(ae$)(L inc a & I inc a) &
                    (xeI)(Ik inc I) (xeIk iff (EPeL)(EseL)(j(x)=s & j(Ik)=P & Ps) )

The translation is similar to the one given above, and so is the main point of the definition.

The difference with the previous definition is that here ideas are correlated with the terms of a language, that is supposed to have predicates and subjects.

Representing language by ideas:

r($, m, L, I) IFF m : L |-> I* &
                      (ae$)(L inc a & I inc a) &
                      (PeL)(seL)(Ps iff (ExeI)(EIk inc I)(m(s)=x & m(P)=Ik & xeIk ) )

This is the converse of the previous definition, and may be taken to involve or explicate the notions of meaning and linguistic truth: The statement that something called s has a property called P is - linguistically - true, in effect, if whatever is meant by s belongs to the set of whatever is meant by P.  

The reason to insert "linguistically " is that even if it is, say, a linguistical and ideal truth that whales are fishes, this may be false in the domain of facts. To establish that one needs the converse of the first definition:

Representing ideas by domains:

r($, d, I, D) IFF d : I* |-> D* &
                      (ae$)(I inc a) &
                      (xeI)(Ik inc I) ( xeIk iff d(x) e d(Ik))

As I remarked, this is the converse of the first definition and may be taken to involve or explicate the notions of denotation and factual truth: The idea that something x is an Ik is true if and only if whatever x stands for belongs to the set of whatever Ik stands for.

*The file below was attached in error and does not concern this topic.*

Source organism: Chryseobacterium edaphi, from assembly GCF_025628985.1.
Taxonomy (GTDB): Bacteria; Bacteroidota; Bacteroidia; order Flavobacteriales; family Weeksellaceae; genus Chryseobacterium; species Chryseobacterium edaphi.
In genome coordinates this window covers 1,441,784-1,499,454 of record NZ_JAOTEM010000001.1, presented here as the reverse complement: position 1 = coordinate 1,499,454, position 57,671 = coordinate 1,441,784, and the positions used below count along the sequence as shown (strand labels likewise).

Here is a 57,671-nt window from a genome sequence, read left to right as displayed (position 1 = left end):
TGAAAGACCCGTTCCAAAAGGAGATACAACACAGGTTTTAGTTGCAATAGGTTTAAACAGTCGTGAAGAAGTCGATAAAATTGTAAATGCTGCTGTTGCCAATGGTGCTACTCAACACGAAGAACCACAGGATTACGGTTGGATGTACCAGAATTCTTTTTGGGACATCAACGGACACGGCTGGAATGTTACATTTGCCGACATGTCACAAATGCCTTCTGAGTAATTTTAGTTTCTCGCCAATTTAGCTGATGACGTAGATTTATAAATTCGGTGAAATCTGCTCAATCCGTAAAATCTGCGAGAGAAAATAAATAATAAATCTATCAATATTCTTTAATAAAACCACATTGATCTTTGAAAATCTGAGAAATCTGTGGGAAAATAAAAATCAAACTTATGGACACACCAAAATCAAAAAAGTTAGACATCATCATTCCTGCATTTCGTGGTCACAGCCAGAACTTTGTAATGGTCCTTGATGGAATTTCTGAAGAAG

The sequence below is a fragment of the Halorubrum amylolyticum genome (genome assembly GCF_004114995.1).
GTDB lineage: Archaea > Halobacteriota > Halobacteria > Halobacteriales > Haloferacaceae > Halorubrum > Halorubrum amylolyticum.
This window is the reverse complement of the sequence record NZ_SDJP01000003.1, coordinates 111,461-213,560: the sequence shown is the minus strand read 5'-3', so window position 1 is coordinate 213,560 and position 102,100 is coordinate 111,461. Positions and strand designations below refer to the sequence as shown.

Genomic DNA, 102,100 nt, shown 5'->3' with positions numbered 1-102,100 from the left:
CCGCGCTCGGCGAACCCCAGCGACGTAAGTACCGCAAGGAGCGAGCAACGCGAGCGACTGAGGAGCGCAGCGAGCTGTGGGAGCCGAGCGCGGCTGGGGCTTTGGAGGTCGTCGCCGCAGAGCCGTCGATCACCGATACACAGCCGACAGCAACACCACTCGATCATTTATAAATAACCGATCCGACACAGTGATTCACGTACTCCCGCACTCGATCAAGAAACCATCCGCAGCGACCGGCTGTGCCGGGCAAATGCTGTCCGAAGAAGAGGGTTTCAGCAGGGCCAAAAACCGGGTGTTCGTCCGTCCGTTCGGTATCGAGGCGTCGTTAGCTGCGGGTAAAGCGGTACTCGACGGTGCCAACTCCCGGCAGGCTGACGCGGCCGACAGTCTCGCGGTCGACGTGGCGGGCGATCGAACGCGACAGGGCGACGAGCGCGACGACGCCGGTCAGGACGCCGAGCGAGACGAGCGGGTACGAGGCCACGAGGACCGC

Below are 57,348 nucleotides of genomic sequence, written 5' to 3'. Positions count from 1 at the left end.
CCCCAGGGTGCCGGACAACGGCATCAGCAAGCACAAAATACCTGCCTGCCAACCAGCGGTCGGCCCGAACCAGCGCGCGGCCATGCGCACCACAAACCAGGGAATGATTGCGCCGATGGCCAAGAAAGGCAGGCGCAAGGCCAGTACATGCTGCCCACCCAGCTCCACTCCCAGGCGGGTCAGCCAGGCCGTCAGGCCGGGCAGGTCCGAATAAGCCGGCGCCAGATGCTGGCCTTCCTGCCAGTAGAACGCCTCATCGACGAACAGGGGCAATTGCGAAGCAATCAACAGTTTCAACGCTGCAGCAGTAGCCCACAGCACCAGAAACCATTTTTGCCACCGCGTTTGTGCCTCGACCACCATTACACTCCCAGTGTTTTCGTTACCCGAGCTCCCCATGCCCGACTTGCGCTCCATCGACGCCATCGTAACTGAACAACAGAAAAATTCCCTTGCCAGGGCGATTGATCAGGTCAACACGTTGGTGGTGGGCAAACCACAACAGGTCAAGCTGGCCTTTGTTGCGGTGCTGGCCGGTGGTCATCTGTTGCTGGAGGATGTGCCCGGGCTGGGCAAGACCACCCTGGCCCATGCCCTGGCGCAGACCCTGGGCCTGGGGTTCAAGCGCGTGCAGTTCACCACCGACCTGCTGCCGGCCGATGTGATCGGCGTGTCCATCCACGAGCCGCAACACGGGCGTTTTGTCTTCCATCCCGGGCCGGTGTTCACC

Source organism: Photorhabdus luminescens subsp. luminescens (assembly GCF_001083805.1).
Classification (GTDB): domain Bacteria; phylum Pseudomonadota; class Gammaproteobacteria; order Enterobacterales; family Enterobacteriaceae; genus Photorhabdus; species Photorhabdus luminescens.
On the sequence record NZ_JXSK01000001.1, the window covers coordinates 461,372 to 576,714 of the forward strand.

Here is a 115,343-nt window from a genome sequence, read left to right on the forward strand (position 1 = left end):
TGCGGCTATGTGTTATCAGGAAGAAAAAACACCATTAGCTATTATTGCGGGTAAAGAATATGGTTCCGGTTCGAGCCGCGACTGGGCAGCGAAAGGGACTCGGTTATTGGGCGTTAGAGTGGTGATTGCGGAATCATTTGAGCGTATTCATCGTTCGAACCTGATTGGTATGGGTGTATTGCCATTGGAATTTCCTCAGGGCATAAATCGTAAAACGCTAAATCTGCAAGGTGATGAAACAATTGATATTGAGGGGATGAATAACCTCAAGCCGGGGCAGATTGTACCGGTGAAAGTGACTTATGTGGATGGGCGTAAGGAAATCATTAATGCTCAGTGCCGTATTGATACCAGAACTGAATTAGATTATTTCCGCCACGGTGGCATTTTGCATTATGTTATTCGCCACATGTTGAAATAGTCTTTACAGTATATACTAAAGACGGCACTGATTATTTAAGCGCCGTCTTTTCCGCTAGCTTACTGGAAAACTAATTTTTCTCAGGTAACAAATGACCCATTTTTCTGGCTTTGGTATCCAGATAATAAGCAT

Before extending these definitions by including the notion of probability, it may be well to make a few remarks on the terms I introduced.

  • Every human being (rare exceptions excluded, who tend not to acquire a language at all) is educated in some human society in which he or she learns some language, and
  • every human being may be credited with having quite a few ideas that are much like those of other human beings.

This accounts for the references to a society $ and a language L, about which I will say a little more below.

  • In each definition, the language L and the ideas I are, where appropriate, asserted to be a subset of every member of the society $ - which means that all of these definitions are somewhat idealizing.
  • The four functions introduced - i, j, m, and d - refer to correlations one learns when learning a language L and what its terms are used to refer to. It is much harder to explicate precisely what this must be like than to assume it exists and has the property claimed by the equivalences.